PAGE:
"The people who own the land want to sell it," Alpert says. "They know Old Town is developing."

It was unclear if the extension would sweeten the deal for R2DToo's board members, who clearly feel frustrated after getting this close to a deal on a site they overwhelmingly are excited about. I've called Ibrahim Mubarak, R2DToo's spokesman and lead figure, for comment. He's apparently meeting with Fritz. Fritz expressed frustration that she hadn't heard of the meeting.

Continue reading »

Updated: Right 2 Dream Too Talks Now Focused on Old Town Property; Pearl Group Wants to Buy Lot 7

Posted by Denis C. Theriault on Wed, Dec 4, 2013 at 12:49 PM

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  • portlandmaps.com
The weeks-long search for a new home for homeless rest area Right 2 Dream Too that's not in the Pearl District is now focused on an empty warehouse building in Old Town, several sources close to the negotiations have confirmed to the Mercury.

The property in question sits at 320 NW Hoyt. It was on the short list of sites the Mercury previously reported had been turned over to Right 2 Dream Too and city officials by the Pearl consortium led by developers Dike Dame and Homer Williams. It's currently owned by a firm based in Seattle. Besides the warehouse space, the site also has a loading dock. The 1925 site would doubtlessly require improvements like sprinklers and bathrooms.

That a building has surfaced as a realistic alternative to the site Commissioner Amanda Fritz and Mayor Charlie Hales initially proposed for R2DToo—a city-owned parking lot beneath the Broadway Bridge's Lovejoy ramp—could be a sign of a major breakthrough. That parking lot, dubbed Lot 7 and part of the Station Place development, is the subject of a challenge by Dame and Williams, who argue the city would be breaking its own code and abrogating development agreements if it moved R2DToo onto the land.

It's unclear, however, if a final deal is in place and what kind of terms—who will pay for fixes, duration of a lease, etc.—are in play.

"Negotiations took place yesterday," said a source close to the talks, asking for anonymity given the sensitivity of discussions that involve not only R2DToo and Dame and Williams, but also Amanda Fritz and staffers for Hales. "There were still critical conditions that had not been agreed to."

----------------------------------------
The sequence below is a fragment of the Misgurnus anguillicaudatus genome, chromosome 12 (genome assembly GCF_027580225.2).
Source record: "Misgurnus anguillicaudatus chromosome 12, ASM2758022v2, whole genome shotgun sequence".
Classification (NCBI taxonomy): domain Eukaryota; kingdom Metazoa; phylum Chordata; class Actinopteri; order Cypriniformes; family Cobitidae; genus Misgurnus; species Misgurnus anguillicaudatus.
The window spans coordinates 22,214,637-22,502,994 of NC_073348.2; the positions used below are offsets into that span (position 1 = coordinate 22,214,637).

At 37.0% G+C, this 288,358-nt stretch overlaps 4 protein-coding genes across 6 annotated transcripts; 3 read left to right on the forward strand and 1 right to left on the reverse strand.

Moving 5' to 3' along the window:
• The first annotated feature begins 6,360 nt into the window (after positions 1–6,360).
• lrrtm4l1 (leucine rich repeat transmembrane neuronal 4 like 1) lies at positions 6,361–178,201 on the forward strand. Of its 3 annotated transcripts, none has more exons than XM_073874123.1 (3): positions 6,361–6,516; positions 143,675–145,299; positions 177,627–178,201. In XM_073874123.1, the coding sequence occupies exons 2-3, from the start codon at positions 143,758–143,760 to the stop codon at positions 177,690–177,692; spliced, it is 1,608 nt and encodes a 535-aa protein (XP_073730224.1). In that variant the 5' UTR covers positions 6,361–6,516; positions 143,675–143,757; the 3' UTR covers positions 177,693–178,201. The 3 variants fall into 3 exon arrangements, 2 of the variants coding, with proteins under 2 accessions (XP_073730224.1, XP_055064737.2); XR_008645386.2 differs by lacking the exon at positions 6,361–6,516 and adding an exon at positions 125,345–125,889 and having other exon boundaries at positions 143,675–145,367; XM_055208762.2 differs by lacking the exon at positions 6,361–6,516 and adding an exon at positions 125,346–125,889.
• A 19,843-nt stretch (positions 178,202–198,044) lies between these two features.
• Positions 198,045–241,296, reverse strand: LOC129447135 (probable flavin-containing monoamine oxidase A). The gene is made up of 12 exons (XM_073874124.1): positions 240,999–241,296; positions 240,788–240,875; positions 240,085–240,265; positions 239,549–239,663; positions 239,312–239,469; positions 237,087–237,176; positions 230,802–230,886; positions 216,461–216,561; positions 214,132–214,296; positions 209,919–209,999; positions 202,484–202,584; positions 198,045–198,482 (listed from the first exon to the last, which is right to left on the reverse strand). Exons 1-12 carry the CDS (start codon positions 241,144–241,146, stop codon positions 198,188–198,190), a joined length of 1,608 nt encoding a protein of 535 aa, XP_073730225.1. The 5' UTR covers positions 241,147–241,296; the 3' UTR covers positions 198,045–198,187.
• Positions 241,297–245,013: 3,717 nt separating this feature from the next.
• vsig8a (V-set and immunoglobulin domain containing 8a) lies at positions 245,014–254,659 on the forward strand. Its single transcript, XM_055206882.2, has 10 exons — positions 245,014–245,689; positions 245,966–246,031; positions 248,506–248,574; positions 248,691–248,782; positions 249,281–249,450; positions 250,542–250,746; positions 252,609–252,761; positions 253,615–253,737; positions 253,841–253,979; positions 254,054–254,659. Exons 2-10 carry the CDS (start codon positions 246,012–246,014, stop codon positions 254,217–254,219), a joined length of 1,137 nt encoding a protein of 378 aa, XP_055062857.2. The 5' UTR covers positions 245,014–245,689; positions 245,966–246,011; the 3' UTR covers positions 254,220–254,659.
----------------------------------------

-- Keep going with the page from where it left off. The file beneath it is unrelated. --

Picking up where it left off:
Ibrahim Mubarak, spokesman for R2DToo, did not immediately return a request for comment. Commissioner Amanda Fritz declined to comment during a brief break in this morning's city council meeting. I'll update if I have any more details.

Update 2 PM: Fritz has gone on the record, saying she wasn't aware that a meeting had been planned with mayor's office at the Hoyt site and that she still has "significant concerns" about the terms of what's been discussed. Namely, that a deal for the Hoyt site would be just for one year, including time spent getting it fixed up, work done on the city's dime.

"I was not aware of the meeting," she told me. "I was not aware Right 2 Dream Too had agreed to this site. I have significant concerns about spending investing city money in a building that will only be used for one year."

Separately, sources have confirmed another tricky piece of the negotiations. Williams and Dame have asked to purchase Lot 7 from the city, potentially to give the city money to work on Hoyt. Of course, that also takes away leverage for a deal, since R2DToo has held onto the Pearl site as a fallback—figuring the Pearl group, despite its challenge, would still rather work on a new site than fight out a code battle over the Pearl site.

Interestingly, the lot does not appear in a list of properties for sale by the Portland Development Commission obtained by the Mercury. So any talks would be happening before the public gets a crack at the lot. I've already asked the PDC for its policy on land sales and for its own list of property for sale.